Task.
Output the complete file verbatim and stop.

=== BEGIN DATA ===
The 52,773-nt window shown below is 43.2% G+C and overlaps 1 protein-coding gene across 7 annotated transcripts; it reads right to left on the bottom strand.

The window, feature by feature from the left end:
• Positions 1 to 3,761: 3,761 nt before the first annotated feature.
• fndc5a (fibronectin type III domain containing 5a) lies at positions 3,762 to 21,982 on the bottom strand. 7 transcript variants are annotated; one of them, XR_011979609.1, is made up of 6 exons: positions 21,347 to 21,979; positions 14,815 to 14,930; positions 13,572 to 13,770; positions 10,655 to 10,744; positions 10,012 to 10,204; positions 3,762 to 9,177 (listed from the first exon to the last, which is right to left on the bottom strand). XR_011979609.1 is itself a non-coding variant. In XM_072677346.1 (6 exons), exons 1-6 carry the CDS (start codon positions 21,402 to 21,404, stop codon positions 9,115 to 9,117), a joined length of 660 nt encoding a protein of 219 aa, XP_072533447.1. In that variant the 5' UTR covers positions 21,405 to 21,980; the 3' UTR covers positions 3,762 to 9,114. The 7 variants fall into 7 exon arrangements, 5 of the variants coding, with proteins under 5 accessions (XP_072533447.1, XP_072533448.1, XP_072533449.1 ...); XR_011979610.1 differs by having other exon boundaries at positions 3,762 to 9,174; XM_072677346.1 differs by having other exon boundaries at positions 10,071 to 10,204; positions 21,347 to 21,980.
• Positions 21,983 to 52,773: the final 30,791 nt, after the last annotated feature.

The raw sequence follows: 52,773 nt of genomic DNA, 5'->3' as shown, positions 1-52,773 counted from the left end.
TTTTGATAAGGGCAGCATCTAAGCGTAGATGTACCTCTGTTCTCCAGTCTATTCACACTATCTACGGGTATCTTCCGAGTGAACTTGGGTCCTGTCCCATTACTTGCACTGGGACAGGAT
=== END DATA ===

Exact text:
The 52,773-nt window shown below is 43.2% G+C and overlaps 1 protein-coding gene across 7 annotated transcripts; it reads right to left on the bottom strand.

The window, feature by feature from the left end:
• Positions 1 to 3,761: 3,761 nt before the first annotated feature.
• fndc5a (fibronectin type III domain containing 5a) lies at positions 3,762 to 21,982 on the bottom strand. 7 transcript variants are annotated; one of them, XR_011979609.1, is made up of 6 exons: positions 21,347 to 21,979; positions 14,815 to 14,930; positions 13,572 to 13,770; positions 10,655 to 10,744; positions 10,012 to 10,204; positions 3,762 to 9,177 (listed from the first exon to the last, which is right to left on the bottom strand). XR_011979609.1 is itself a non-coding variant. In XM_072677346.1 (6 exons), exons 1-6 carry the CDS (start codon positions 21,402 to 21,404, stop codon positions 9,115 to 9,117), a joined length of 660 nt encoding a protein of 219 aa, XP_072533447.1. In that variant the 5' UTR covers positions 21,405 to 21,980; the 3' UTR covers positions 3,762 to 9,114. The 7 variants fall into 7 exon arrangements, 5 of the variants coding, with proteins under 5 accessions (XP_072533447.1, XP_072533448.1, XP_072533449.1 ...); XR_011979610.1 differs by having other exon boundaries at positions 3,762 to 9,174; XM_072677346.1 differs by having other exon boundaries at positions 10,071 to 10,204; positions 21,347 to 21,980.
• Positions 21,983 to 52,773: the final 30,791 nt, after the last annotated feature.

The raw sequence follows: 52,773 nt of genomic DNA, 5'->3' as shown, positions 1-52,773 counted from the left end.
TTTTGATAAGGGCAGCATCTAAGCGTAGATGTACCTCTGTTCTCCAGTCTATTCACACTATCTACGGGTATCTTCCGAGTGAACTTGGGTCCTGTCCCATTACTTGCACTGGGACAGGAT